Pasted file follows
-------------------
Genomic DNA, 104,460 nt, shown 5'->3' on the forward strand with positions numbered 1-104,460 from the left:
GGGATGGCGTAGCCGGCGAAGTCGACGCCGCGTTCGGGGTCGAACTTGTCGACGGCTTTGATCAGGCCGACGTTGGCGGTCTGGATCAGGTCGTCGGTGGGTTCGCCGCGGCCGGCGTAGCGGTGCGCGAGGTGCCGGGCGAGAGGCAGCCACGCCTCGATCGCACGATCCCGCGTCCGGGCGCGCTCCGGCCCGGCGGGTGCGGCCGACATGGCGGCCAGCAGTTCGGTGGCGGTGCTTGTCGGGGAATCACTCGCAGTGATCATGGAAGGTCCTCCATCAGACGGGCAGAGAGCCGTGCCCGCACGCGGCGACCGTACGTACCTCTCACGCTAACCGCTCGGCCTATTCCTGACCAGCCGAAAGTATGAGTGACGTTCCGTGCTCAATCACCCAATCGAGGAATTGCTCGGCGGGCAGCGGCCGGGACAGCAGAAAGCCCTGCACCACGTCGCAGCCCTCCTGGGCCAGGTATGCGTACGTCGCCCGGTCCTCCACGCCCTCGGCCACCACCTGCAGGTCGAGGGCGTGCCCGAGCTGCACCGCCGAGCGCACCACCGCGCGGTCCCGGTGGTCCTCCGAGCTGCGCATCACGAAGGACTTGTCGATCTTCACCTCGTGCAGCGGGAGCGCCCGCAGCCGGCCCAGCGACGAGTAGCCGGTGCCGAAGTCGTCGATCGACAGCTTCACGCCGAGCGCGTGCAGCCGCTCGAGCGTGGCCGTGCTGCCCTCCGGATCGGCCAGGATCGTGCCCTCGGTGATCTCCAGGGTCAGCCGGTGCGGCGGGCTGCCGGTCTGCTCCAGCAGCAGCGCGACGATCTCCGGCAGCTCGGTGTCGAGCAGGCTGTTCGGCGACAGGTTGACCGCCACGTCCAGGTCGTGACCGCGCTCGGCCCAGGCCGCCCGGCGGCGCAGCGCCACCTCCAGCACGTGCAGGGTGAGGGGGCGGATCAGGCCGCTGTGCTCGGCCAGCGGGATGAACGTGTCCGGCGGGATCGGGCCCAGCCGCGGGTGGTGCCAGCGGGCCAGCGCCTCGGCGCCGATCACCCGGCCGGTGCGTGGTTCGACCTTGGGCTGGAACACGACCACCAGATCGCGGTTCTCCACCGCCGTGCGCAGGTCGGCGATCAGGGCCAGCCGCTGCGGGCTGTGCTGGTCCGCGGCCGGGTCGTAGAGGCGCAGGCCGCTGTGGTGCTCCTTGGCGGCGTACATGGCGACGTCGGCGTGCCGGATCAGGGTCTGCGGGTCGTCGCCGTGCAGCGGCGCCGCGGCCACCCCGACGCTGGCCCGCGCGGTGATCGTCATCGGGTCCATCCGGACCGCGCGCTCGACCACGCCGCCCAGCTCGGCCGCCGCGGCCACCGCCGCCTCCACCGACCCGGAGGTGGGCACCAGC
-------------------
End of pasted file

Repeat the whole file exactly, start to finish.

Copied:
Genomic DNA, 104,460 nt, shown 5'->3' on the forward strand with positions numbered 1-104,460 from the left:
GGGATGGCGTAGCCGGCGAAGTCGACGCCGCGTTCGGGGTCGAACTTGTCGACGGCTTTGATCAGGCCGACGTTGGCGGTCTGGATCAGGTCGTCGGTGGGTTCGCCGCGGCCGGCGTAGCGGTGCGCGAGGTGCCGGGCGAGAGGCAGCCACGCCTCGATCGCACGATCCCGCGTCCGGGCGCGCTCCGGCCCGGCGGGTGCGGCCGACATGGCGGCCAGCAGTTCGGTGGCGGTGCTTGTCGGGGAATCACTCGCAGTGATCATGGAAGGTCCTCCATCAGACGGGCAGAGAGCCGTGCCCGCACGCGGCGACCGTACGTACCTCTCACGCTAACCGCTCGGCCTATTCCTGACCAGCCGAAAGTATGAGTGACGTTCCGTGCTCAATCACCCAATCGAGGAATTGCTCGGCGGGCAGCGGCCGGGACAGCAGAAAGCCCTGCACCACGTCGCAGCCCTCCTGGGCCAGGTATGCGTACGTCGCCCGGTCCTCCACGCCCTCGGCCACCACCTGCAGGTCGAGGGCGTGCCCGAGCTGCACCGCCGAGCGCACCACCGCGCGGTCCCGGTGGTCCTCCGAGCTGCGCATCACGAAGGACTTGTCGATCTTCACCTCGTGCAGCGGGAGCGCCCGCAGCCGGCCCAGCGACGAGTAGCCGGTGCCGAAGTCGTCGATCGACAGCTTCACGCCGAGCGCGTGCAGCCGCTCGAGCGTGGCCGTGCTGCCCTCCGGATCGGCCAGGATCGTGCCCTCGGTGATCTCCAGGGTCAGCCGGTGCGGCGGGCTGCCGGTCTGCTCCAGCAGCAGCGCGACGATCTCCGGCAGCTCGGTGTCGAGCAGGCTGTTCGGCGACAGGTTGACCGCCACGTCCAGGTCGTGACCGCGCTCGGCCCAGGCCGCCCGGCGGCGCAGCGCCACCTCCAGCACGTGCAGGGTGAGGGGGCGGATCAGGCCGCTGTGCTCGGCCAGCGGGATGAACGTGTCCGGCGGGATCGGGCCCAGCCGCGGGTGGTGCCAGCGGGCCAGCGCCTCGGCGCCGATCACCCGGCCGGTGCGTGGTTCGACCTTGGGCTGGAACACGACCACCAGATCGCGGTTCTCCACCGCCGTGCGCAGGTCGGCGATCAGGGCCAGCCGCTGCGGGCTGTGCTGGTCCGCGGCCGGGTCGTAGAGGCGCAGGCCGCTGTGGTGCTCCTTGGCGGCGTACATGGCGACGTCGGCGTGCCGGATCAGGGTCTGCGGGTCGTCGCCGTGCAGCGGCGCCGCGGCCACCCCGACGCTGGCCCGCGCGGTGATCGTCATCGGGTCCATCCGGACCGCGCGCTCGACCACGCCGCCCAGCTCGGCCGCCGCGGCCACCGCCGCCTCCACCGACCCGGAGGTGGGCACCAGC